Everyone is Eligible for Financial Aid Today

Everything a Parent Wants to Know About Financial Aid but Was Too Overwhelmed to Ask
"Everyone is Eligible for Financial Aid Today"
by Dr. Barbara Austin, PhD
Blog #1 in a series

Whether you are rich, poor, or middle class, everyone is eligible for financial aid today.  It is the one good thing that has come out of this too long recession: the feds want students to go to school and they want them to graduate, so they have not only increased financial aid but they have made it easier to get.

Since 2008, colleges and universities on average have gone up 15% (USA Today Report, 6/20/12)). If you want to go to one of the 25-most popular, prestigious and expensive colleges in the U.S., you will pay an additional 15% after your freshman year.

Let’s take Harvard for example. The current cost, 2012-2013, is $57,950.

At 15% added on to the tuition price every year, you will pay $289,364 for your four years there!

In addition, public universities like UCs in California are currently $120,000 for 4 years (if you can make it through in 4 years; average time in public universities is 5 to 6 years because of impacted classes); other private colleges average $180,000. And they are also going up at an average of 15% a year.

Bottom line, you are going to pay the price of a house to go to college.

Let me tell you an important secret:  you don’t apply for financial aid, the story you tell on your application applies.  Financial Aid officers don’t have time to sit down and interview you personally before they award you money.  They award money for the story you tell on your financial aid application.

This is why parents need to get their story right about financial aid.

Everyone needs financial aid and scholarships today.

Because nobody can pay that much.

And now I am going to tell you the most important secret:  Nobody does.  Nobody pays stick price for college. (See Blog #2 Nobody Pays Sticker Price for College)

You won’t pay sticker price for college.

What you are going to pay is your EFC.  This is the abbreviation, in financial aid lingo, for Estimated Financial Contribution.

Whether you’re rich or poor, if your EFC comes out to $20,000 or $200, this is what you’re going to pay, no matter which school you go to. The balance will be picked up by financial aid, which is a combination of free money (grants and scholarships) and self-help money (work study, and loans).

This is why it is important for you to learn to talk about your financial situation (via story and back up evidence) to your best advantage.

There really are legal loopholes for you to use to reduce your EFC, because EFC is what you want to focus on.

Even if a college costs $58,000 a year like Harvard, if your EFC is $3000, you will only pay $3000, the rest will paid in a ‘financial aid package’ (more lingo).

If your EFC is $30,000 which would make you ineligible to get financial aid at community colleges or state schools, you will be still eligible for financial aid at more expensive schools like Harvard or Pomona. 

You will pay your $30,000 (EFC) and Harvard (and the feds) will pay the $28,000 left.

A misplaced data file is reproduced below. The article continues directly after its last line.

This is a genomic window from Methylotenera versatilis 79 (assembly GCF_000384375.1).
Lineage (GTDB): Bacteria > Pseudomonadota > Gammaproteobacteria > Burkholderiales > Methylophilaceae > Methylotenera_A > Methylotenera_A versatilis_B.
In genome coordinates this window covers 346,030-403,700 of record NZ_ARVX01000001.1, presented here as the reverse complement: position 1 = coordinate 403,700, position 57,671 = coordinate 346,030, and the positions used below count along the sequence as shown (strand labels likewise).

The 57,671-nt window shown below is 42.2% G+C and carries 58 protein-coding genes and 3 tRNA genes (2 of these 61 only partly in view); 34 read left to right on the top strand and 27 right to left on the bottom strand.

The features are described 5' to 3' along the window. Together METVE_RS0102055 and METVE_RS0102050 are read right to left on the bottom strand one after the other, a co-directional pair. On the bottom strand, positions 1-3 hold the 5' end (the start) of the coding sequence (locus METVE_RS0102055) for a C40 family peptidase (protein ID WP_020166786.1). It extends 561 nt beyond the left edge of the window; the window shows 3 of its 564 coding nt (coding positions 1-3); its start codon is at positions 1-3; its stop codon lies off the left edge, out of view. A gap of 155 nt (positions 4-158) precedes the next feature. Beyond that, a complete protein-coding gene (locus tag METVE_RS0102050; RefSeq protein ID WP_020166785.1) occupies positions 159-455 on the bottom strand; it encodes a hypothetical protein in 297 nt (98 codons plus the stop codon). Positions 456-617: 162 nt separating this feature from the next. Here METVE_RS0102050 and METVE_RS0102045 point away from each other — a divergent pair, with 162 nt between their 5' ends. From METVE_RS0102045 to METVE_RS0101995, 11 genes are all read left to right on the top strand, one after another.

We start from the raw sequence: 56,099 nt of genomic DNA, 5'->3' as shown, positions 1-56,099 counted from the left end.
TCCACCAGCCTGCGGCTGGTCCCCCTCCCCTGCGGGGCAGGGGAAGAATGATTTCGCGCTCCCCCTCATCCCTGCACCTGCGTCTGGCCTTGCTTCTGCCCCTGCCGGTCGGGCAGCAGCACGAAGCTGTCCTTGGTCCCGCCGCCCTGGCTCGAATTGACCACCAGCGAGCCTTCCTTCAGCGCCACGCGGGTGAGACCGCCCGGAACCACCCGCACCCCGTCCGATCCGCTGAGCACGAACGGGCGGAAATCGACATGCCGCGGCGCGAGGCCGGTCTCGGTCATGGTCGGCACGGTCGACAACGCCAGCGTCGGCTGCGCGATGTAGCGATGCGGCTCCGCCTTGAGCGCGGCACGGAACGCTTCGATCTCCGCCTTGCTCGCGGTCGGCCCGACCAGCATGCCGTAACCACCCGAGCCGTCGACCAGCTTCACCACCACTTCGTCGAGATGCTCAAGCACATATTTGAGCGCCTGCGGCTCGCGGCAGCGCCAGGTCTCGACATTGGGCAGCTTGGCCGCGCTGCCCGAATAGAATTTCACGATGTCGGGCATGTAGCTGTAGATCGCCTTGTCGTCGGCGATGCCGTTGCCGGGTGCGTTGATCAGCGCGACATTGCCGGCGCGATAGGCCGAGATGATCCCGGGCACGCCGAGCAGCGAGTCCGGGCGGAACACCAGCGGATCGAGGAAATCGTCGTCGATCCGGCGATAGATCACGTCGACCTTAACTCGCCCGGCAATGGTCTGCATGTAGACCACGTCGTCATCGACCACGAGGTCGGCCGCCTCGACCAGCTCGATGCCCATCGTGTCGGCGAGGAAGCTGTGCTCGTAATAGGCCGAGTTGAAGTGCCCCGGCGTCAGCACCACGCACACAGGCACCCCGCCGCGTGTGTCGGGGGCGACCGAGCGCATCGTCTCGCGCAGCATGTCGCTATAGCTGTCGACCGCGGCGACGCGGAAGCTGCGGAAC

And if your child is positioned well, in other words, if his/her story is told well (with back up evidence, meaning recommendations, transcripts, testing scores, awards, etc.), you are going to get even better money.

This is because the bright line between financial aid and admissions is dimming. (See Blog #5 The Secret of Getting Great Scholarships)

Colleges bring in remarkable students with good financial aid packages, which always means less loans and more grants and scholarships.

But first things first.

Why College Financial Aid Officers Don’t Want You to Know These Secrets:

College and universities are big business and they want to decide how they spend their own money and to whom they ration out federal and state funds to.

Financial aid officers do not like these secrets because they believe these legal loopholes tell rich people how to look poor.

These secrets also tell the poor how to squeeze out every bit of financial aid they are entitled to (and if you make less than $50,000 a year you are entitled to a lot!).

And, believe it or not, they help the rest of us–the middle class who make enough to support our families but certainly not enough to pay full price for college–learn how to use everything we can to position ourselves for the most money.

Personally, I believe the financial need formulas, both the FAFSA (federal methodology) and Profile (institutional methodology), are little more than a money rationing system that does not reflect a middle class family’s ability to pay, especially on the West and East coasts.

For instance, if you have a lot of consumer debt that comes out of your check each month, it works against you on the FAFSA because the formula does not count any credit card, car or mortgage debt against your Adjusted Gross Income.

Say you make $140,000 a year but 30% of it goes to your car, your credit card debt and your monthly mortgage.  After taxes (at 20%), you really make $112,000 but since 30% goes toward debt (which the FAFSA does not count), you actually live on $78,400.

But the financial aid formula will only look at your AGI as $112,000 not $78,400! This makes a huge difference whether or not you qualify for financial aid or not.

The point here is that you can solve this problem, no matter how much money you make, in three ways:

–Learning how to tell your financial story in such a way that you maximize your ability to get as much financial aid and scholarships as possible;

–Learning how to help your child tell her story in such a way that way that she not only gets in a great school but gets plenty of scholarships to go;

–Learning how to be a terrific college consumer so that you not only help your child find a number of dream schools where he will thrive but also colleges where you can afford him to go! (Blog #6 How to Find the Best Colleges with the Best $$ for Your Child).

I will help you do all of this legally, legitimately and in such a way that it not only makes your child irresistible to a great college but gets you great money to go!

That’s my promise.


Stay tuned for blog # 2 Nobody Pays Sticker Price for College. Check out my website at  Leave me a comment on this blog or ask me a question.  I can’t promise you I’ll be able to answer each one but I will carefully read them all.  And learn from them.  Thank you for listening!